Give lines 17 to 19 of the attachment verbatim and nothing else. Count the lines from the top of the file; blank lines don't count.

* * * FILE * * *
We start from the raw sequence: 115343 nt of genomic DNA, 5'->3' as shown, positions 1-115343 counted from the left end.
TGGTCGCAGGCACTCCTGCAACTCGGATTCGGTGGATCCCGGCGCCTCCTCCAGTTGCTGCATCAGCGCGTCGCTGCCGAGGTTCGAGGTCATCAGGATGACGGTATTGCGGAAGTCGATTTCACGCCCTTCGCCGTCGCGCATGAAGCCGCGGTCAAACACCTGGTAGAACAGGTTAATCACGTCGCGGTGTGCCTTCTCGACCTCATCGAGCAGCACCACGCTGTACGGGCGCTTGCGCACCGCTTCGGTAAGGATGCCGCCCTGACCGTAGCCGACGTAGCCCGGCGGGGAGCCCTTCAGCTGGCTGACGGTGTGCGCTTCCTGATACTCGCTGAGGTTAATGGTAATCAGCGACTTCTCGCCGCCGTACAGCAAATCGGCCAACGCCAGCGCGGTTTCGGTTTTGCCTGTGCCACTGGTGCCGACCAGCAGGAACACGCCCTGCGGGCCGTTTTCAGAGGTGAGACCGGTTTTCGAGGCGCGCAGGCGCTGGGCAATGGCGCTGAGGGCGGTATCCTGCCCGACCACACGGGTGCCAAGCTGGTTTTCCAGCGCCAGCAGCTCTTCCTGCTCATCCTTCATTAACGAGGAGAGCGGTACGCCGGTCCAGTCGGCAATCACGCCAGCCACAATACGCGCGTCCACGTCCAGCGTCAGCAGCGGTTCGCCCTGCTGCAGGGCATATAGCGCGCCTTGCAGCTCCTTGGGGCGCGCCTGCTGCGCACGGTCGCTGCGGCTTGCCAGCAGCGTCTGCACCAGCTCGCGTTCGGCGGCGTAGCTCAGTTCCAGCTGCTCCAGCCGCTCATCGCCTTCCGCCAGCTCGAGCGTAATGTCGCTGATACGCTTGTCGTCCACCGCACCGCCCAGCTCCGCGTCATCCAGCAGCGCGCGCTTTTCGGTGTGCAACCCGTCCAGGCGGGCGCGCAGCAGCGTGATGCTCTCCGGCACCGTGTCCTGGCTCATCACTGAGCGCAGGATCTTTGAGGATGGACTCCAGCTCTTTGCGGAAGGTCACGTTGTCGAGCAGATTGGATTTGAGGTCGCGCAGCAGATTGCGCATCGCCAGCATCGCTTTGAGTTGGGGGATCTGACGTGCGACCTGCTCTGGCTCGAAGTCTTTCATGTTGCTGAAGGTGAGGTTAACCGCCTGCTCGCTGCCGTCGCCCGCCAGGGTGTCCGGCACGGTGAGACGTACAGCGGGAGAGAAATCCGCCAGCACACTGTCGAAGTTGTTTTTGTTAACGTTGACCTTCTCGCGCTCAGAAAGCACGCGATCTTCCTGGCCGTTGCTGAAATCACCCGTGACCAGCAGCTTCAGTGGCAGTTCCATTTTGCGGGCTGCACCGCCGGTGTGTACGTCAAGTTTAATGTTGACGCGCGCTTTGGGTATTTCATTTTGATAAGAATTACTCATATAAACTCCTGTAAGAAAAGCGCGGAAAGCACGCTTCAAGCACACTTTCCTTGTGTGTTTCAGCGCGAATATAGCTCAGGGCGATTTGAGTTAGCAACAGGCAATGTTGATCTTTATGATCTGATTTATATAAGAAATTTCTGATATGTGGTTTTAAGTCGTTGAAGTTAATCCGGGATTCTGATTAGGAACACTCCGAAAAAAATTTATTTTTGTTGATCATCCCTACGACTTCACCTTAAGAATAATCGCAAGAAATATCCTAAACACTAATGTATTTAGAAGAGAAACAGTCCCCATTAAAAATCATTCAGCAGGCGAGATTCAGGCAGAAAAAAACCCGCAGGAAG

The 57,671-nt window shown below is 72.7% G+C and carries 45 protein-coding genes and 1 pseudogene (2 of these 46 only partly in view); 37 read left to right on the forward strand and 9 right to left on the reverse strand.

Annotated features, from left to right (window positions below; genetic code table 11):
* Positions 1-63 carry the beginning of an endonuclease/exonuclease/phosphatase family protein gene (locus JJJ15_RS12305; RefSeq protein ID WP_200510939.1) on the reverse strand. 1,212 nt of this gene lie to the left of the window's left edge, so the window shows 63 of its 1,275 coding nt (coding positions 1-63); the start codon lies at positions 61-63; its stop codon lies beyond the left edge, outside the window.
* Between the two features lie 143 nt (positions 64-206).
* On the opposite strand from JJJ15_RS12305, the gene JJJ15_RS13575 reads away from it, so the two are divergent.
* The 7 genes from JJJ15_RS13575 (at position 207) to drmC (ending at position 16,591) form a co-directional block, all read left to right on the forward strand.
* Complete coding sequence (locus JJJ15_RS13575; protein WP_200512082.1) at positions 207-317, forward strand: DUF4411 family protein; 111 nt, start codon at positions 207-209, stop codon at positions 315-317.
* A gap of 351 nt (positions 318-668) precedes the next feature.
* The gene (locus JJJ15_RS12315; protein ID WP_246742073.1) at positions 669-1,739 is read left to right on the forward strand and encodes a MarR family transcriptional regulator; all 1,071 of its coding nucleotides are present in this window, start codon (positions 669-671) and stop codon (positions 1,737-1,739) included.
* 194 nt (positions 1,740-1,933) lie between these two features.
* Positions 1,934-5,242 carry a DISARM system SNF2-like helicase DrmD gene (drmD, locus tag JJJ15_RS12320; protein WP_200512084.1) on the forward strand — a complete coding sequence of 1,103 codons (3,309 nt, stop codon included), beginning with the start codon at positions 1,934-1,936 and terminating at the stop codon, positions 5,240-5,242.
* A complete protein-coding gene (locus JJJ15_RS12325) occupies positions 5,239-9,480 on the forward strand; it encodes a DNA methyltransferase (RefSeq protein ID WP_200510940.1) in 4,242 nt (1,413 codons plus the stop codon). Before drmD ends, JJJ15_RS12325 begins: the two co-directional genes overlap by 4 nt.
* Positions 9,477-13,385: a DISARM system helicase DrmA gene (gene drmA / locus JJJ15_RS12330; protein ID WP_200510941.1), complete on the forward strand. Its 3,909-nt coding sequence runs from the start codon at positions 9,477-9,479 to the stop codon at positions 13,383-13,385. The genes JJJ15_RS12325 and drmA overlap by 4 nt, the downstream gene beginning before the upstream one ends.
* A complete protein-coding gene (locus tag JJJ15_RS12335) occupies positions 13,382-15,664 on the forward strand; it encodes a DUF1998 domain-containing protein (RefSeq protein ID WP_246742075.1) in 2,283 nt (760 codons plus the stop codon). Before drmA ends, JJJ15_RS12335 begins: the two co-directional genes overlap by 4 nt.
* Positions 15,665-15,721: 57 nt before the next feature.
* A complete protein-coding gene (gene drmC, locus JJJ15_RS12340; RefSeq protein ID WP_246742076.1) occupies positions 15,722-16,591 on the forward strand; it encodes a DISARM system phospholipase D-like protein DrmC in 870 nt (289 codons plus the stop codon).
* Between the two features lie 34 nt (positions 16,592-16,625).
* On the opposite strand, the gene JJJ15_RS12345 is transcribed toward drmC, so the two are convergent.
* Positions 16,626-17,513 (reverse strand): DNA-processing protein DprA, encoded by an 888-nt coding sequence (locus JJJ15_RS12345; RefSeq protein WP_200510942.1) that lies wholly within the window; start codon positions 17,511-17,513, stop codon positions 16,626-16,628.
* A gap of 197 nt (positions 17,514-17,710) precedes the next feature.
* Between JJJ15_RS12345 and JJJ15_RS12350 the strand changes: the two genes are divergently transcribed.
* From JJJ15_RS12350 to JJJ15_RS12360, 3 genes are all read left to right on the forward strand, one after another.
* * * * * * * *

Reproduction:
* Positions 15,665-15,721: 57 nt before the next feature.
* A complete protein-coding gene (gene drmC, locus JJJ15_RS12340; RefSeq protein ID WP_246742076.1) occupies positions 15,722-16,591 on the forward strand; it encodes a DISARM system phospholipase D-like protein DrmC in 870 nt (289 codons plus the stop codon).
* Between the two features lie 34 nt (positions 16,592-16,625).